In 2012 the Society hosted “Avenge Ellwood!” The Japanese Attack on California, a special exhibition commemorating the 70th anniversary of the Ellwood Shelling in Goleta. The landmark exhibit featured a piece of a shell that was fired in the attack, period clothing and uniforms, newspaper clippings, film coverage and more. In addition to commemorating the attack with a new historical marker at the site, the Society hosted a series of complimentary lectures and events throughout the year.
On February 23, 1942, a large Japanese submarine identified as the I-17 surfaced at sundown off of Ellwood Mesa and fired its deck cannon at the tidelands oil-production facilities clustered along the shore. Under the command of Captain Kozo Nishino, the Imperial Japanese Navy submarine I-17 began firing at the coast at 7:15 pm. Goleta locals reported between 16 and 29 shells fired with at least 3 shells striking near the Bankline Company’s oil refinery. Rigging and pumping equipment at a well about 1,000 yards inland were destroyed, but no other damage was caused.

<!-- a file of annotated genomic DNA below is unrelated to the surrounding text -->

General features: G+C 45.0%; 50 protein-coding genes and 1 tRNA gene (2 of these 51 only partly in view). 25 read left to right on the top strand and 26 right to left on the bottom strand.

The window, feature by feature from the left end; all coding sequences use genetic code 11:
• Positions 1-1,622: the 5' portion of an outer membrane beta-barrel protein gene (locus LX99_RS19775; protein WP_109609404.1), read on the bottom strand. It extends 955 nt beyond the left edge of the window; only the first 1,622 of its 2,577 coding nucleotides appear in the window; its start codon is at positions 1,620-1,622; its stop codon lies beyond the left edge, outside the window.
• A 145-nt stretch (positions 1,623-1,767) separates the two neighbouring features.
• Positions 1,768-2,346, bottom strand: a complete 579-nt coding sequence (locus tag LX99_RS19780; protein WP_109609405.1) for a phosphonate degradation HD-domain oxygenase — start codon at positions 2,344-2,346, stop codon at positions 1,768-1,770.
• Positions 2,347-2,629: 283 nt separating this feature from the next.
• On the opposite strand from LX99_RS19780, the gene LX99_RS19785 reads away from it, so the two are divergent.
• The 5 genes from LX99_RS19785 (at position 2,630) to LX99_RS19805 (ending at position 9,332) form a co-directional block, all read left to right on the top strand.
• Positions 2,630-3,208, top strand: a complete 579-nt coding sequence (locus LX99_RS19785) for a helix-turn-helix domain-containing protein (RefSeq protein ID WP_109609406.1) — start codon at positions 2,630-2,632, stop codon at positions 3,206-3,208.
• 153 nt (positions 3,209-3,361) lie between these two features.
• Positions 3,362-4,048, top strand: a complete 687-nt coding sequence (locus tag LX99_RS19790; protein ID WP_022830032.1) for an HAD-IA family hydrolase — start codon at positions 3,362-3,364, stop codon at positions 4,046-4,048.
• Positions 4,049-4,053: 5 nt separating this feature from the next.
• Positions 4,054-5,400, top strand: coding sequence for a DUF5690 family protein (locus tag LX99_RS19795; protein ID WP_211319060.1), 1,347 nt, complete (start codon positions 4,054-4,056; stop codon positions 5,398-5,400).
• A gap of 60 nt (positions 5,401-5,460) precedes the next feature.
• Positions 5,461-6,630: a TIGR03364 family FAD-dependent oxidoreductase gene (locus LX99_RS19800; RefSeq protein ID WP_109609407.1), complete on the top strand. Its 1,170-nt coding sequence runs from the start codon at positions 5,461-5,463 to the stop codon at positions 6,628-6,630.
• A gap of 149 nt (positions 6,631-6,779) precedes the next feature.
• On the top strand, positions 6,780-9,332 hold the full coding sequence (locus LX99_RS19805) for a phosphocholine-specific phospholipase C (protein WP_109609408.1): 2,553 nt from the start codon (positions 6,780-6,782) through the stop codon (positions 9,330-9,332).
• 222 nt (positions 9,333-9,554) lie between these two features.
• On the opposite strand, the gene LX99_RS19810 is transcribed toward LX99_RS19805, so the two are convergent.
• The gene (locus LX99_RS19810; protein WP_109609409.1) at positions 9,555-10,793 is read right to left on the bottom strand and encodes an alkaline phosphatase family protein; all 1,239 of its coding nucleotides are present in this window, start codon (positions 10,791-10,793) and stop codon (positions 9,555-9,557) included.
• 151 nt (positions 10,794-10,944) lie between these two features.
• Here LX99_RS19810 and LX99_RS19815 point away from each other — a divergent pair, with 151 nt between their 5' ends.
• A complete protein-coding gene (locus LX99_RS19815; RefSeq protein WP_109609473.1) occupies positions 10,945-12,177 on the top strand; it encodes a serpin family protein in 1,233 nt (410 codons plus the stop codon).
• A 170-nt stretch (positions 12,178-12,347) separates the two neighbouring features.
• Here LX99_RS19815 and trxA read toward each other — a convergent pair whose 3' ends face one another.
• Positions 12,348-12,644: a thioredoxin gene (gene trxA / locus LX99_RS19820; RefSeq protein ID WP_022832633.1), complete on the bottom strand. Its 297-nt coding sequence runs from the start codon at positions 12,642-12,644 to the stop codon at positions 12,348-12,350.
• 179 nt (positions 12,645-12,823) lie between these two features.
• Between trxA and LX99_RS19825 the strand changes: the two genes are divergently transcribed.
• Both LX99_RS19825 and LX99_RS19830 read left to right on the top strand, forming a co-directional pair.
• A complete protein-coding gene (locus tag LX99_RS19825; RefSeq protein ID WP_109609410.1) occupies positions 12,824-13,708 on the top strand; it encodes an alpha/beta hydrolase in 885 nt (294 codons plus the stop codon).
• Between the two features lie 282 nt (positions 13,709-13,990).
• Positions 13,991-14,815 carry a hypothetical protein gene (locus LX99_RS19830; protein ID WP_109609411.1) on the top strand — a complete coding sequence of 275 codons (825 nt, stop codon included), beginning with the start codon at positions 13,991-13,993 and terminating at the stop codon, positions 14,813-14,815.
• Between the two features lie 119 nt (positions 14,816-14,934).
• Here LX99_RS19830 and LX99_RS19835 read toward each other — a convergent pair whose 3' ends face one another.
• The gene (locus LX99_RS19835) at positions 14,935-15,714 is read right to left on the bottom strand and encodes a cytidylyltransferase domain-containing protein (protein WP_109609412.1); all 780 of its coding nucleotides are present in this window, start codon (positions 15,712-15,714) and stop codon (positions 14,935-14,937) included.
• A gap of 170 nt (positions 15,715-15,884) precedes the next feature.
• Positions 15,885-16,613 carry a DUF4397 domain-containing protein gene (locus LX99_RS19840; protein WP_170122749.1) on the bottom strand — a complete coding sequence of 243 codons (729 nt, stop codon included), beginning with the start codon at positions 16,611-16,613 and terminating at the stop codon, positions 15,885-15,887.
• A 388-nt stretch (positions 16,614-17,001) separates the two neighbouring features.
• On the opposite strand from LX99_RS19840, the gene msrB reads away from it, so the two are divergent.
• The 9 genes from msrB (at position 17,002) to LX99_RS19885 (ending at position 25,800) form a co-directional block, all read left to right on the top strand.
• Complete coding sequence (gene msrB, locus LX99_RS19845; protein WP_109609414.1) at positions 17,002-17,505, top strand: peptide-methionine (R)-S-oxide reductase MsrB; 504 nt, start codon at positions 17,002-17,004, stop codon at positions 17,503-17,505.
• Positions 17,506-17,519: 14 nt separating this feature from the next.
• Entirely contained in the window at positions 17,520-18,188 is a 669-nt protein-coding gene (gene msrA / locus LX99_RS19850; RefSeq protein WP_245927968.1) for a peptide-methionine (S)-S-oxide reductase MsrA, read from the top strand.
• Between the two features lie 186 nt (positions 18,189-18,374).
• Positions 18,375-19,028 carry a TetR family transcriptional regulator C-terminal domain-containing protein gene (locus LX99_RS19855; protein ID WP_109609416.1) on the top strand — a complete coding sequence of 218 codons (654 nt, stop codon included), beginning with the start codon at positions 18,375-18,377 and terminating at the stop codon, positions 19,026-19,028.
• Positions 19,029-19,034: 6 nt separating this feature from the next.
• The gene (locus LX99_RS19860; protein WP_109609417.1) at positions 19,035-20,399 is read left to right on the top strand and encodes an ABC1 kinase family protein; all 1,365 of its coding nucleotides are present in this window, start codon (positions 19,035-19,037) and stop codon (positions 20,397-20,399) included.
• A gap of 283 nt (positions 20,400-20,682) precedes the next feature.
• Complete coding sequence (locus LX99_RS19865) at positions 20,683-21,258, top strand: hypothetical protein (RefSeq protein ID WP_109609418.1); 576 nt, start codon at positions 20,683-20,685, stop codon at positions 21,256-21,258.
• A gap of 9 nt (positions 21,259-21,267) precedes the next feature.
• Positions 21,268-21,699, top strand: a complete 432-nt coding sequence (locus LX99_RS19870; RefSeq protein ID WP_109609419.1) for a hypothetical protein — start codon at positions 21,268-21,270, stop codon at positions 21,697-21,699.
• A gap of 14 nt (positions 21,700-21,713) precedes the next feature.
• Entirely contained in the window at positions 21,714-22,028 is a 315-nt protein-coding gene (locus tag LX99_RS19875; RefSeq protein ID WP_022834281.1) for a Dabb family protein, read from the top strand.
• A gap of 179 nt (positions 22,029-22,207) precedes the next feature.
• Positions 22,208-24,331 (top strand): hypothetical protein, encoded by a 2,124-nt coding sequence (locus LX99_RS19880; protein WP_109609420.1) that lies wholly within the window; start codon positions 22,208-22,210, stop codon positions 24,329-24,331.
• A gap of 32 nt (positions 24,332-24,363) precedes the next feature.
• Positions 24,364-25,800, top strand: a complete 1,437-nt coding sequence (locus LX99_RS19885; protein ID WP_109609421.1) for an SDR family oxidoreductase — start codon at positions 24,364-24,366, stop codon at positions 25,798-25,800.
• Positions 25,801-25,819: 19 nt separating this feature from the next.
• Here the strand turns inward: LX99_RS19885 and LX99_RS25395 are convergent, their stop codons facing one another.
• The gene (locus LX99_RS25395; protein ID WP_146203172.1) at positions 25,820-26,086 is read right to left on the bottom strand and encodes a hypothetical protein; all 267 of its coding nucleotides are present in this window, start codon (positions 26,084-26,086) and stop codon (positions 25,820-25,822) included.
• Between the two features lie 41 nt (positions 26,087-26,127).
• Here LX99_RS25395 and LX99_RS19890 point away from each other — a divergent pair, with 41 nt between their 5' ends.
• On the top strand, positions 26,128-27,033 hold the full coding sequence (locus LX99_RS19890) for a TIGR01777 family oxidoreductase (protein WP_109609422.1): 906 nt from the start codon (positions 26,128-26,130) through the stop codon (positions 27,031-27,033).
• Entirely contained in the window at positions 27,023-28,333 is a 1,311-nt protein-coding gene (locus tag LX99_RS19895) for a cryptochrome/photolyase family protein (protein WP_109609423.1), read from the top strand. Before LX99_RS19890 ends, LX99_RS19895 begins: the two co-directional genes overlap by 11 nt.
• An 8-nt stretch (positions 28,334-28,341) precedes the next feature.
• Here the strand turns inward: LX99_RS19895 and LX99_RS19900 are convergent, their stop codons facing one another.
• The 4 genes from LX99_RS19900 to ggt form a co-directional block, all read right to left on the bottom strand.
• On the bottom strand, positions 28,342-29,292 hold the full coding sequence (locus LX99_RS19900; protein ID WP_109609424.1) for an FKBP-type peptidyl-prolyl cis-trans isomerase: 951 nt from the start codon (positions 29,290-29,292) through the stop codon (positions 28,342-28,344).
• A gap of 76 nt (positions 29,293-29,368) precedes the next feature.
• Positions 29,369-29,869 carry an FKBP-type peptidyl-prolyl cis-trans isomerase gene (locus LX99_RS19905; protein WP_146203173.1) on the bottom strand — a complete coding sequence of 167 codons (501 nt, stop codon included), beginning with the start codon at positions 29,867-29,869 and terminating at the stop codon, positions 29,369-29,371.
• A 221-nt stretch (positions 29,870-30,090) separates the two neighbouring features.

One shell overshot its target by three miles and landed on the Tecolote Ranch, where it exploded. Another landed on the nearby Staniff Ranch, failing to explode but leaving a crater five-feet deep. Numerous other shells fell short of their targets, dropping into the sea, on the beach, and into nearby cliffs. The submarine ceased firing around 7:35 pm and departed on the surface; it was observed exiting the south end of the Santa Barbara Channel at 8:30 pm. Though the shelling caused only minor damage, it sparked fears of invasion and internal subversion along the West Coast. The shelling was the first Axis attack on the continental United States in World War II and came only two-and-a-half months after the attack on Pearl Harbor, which plunged the United States into the war.